Date: 9 May 1997
Subject: Farmer Killed when Tractor Overturns on Embankment
A 44-year-old cattle farmer was killed when the tricycle tractor
he was operating overturned. As was his usual practice, the victim
had backed the tractor out of the shed near his home, turned to
the right and was driving forward, down the embankment to the
road which led to the highway. His cattle barn and pasture were
located a short distance from his house (1-2 miles), and he regularly
drove the tractor there to tend the cattle. On this day, however,
the tractor flipped as he came over the embankment, rolling onto
the victim. He died at the scene. In order to prevent similar
fatalities, the FACE investigator recommends:
On March 9, 1997, a 44-year-old male was killed when he was crushed
in a tractor rollover incident. KY FACE was notified of the incident
on March 10 and an investigation was initiated. A FACE investigator
traveled to the site of the incident on March 19, 1997. An interview
was conducted with the county coroner who handled the case. Photographs
of the scene and the equipment involved in the incident were made,
as well as measurements of the area. A copy of the death certificate
The victim in this case was a 44-year-old male who had been a
full-time cattle farmer and a respected member of his community.
He was in good health, and did not have a history of prior injury
The tractor was an IH Farmall Model M tricycle, manufactured between
1939 and 1952. The four-cylinder engine was gasoline powered.
The tractor was not equipped with a rollover protective structure
(ROPS) or a seatbelt. There were no front-end counterweights.
The rear tires were about two-thirds fluid-filled. Weight of the
tractor was more than 5000 pounds.
The victim was proud of his restored tractor. He kept it inside
a shed at his home, and regularly drove it the 1-2 miles down
the highway to the barn and pasture where his cattle were kept.
On the day of the incident, the weather was clear and cool. The
ground was damp from recent rain, but not muddy. The area in front
of the shed and the embankment were mostly packed dirt, with some
small patches of grass and scattered dead leaves. The victim backed
the tractor out of the shed and turned to the right, toward the
six-foot embankment which led to the private road. The slope of
the embankment was approximately 15 degrees. As he started down,
he again turned the tractor to the right, angling toward the private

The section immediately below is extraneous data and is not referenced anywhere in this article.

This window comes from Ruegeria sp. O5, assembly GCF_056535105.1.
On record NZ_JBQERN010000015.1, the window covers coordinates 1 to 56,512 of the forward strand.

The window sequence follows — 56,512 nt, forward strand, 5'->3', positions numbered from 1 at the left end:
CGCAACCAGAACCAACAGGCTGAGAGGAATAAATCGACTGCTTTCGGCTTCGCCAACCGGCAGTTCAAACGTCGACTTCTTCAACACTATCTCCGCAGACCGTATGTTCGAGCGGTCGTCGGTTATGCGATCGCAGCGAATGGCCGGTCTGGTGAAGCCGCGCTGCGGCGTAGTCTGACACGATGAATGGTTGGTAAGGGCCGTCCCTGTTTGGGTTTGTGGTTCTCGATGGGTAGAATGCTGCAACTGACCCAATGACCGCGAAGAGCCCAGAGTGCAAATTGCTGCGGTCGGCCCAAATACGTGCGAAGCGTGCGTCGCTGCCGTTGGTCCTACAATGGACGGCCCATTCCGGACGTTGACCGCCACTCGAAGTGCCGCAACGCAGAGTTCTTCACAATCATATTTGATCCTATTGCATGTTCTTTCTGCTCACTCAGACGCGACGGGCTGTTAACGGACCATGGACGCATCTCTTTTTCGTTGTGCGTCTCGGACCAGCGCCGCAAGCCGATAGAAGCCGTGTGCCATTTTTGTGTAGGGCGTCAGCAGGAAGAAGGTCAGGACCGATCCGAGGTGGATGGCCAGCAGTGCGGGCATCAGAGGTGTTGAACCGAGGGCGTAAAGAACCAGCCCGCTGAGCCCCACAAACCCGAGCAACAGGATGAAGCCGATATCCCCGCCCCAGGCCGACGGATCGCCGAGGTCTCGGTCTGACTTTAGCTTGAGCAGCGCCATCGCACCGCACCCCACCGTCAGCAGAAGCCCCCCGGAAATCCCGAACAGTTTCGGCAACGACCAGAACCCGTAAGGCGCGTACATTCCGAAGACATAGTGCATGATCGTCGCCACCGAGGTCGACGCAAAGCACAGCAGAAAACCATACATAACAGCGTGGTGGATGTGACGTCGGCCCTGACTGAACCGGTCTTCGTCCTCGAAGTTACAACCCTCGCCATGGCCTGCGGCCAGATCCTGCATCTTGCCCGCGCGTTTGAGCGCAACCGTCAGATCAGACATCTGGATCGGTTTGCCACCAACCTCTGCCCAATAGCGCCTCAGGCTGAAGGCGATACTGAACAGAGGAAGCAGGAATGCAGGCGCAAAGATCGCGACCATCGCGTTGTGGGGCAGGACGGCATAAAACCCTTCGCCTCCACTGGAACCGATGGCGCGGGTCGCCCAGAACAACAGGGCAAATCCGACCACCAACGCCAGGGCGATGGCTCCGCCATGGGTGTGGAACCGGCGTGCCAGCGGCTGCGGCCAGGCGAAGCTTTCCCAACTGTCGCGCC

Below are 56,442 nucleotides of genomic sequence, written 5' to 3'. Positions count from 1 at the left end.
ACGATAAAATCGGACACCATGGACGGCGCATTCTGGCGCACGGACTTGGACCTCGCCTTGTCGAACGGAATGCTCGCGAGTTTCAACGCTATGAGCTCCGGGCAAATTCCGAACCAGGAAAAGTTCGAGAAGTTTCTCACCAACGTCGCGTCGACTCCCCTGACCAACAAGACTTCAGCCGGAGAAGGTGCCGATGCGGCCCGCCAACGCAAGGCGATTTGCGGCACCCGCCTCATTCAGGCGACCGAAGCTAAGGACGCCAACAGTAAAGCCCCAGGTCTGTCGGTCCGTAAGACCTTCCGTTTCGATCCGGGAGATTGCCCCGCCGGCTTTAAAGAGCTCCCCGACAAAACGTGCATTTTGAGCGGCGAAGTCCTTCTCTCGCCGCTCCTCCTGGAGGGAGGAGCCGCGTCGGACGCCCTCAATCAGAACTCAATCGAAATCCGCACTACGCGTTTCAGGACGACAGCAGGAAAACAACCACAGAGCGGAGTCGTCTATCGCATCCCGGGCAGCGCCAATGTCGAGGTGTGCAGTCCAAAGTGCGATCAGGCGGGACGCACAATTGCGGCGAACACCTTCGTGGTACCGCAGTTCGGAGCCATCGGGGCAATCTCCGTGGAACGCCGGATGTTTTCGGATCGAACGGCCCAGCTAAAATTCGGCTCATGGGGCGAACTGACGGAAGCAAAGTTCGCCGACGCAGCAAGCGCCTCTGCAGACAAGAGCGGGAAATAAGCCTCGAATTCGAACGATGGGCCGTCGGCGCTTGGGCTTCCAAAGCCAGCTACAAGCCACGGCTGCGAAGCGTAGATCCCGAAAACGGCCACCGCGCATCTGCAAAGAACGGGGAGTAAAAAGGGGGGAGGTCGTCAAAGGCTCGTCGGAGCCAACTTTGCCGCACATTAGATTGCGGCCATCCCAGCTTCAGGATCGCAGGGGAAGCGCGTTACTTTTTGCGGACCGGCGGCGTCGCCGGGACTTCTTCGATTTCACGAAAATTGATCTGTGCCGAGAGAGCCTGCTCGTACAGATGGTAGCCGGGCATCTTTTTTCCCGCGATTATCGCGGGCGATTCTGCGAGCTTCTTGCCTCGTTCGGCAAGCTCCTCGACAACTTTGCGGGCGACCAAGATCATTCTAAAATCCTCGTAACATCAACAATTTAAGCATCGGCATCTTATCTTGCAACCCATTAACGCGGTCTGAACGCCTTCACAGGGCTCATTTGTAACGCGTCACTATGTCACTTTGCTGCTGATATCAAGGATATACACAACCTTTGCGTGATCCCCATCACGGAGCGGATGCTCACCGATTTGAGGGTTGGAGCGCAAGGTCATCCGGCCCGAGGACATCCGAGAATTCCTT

road which would lead him to the highway. When he did so, the
tractor rolled over, crushing the victim. His wife, who was in
the house, discovered him beside the tractor and called out to
a neighbor for help. (There was no telephone in the victim's home.)
The neighbor was an emergency medical services (EMS) worker who
had a two-way radio; he called the local EMS office, and workers
were on the scene within minutes. They found no vital signs, however,
and placed a call to the coroner, who estimated the time of death
at 11:50 a.m.
CAUSE OF DEATH
The cause of death as listed on the death certificate was "massive
trauma/crushing to the head, fractures of skull and neck vertebrae."
No autopsy was performed.
Recommendation #1: Older tractors should be retrofitted
with rollover protective structures (ROPS) and seatbelts.
Discussion: In this case, the IH Farmall Model M tractor
was manufactured between 1939 and 1952; a commercial ROPS kit
is available for it from Saf-T-Cab for approximately $1192.00.
ROPS and seatbelts protect a tractor operator by creating a "zone
of protection." Whenever possible, operators should reserve
the use of non-ROPS-equipped tractors for safer work areas and/or
activities. Since 1985, as a result of voluntary agreements among
tractor manufacturers, virtually all new tractors sold in the
US have been equipped with ROPS and seatbelts. Many tractor manufacturers
are currently offering ROPS retrofit kits at cost to encourage
owners of non-ROPS-equipped tractors to have them installed.
Recommendation #2: Front-end counterweights should be used
to improve traction and stability.
Discussion: Counterweights can improve tractor stability,
and are particularly important on tricycle-type tractors. While
it is not possible to say that they would have prevented a rollover
in this case, they are always worthwhile safeguards.
Recommendation #3: Tractor operators should take terrain
into consideration when performing any operation, and make adjustments
as necessary to accommodate to it.
Discussion: In this case, the victim had driven the tractor
over the embankment numerous times in the past without incident.
However, a tricycle tractor is more dangerous to operate on a
slope and when turning than a tractor with widely spaced front
wheels, and on this occasion the tractor overturned.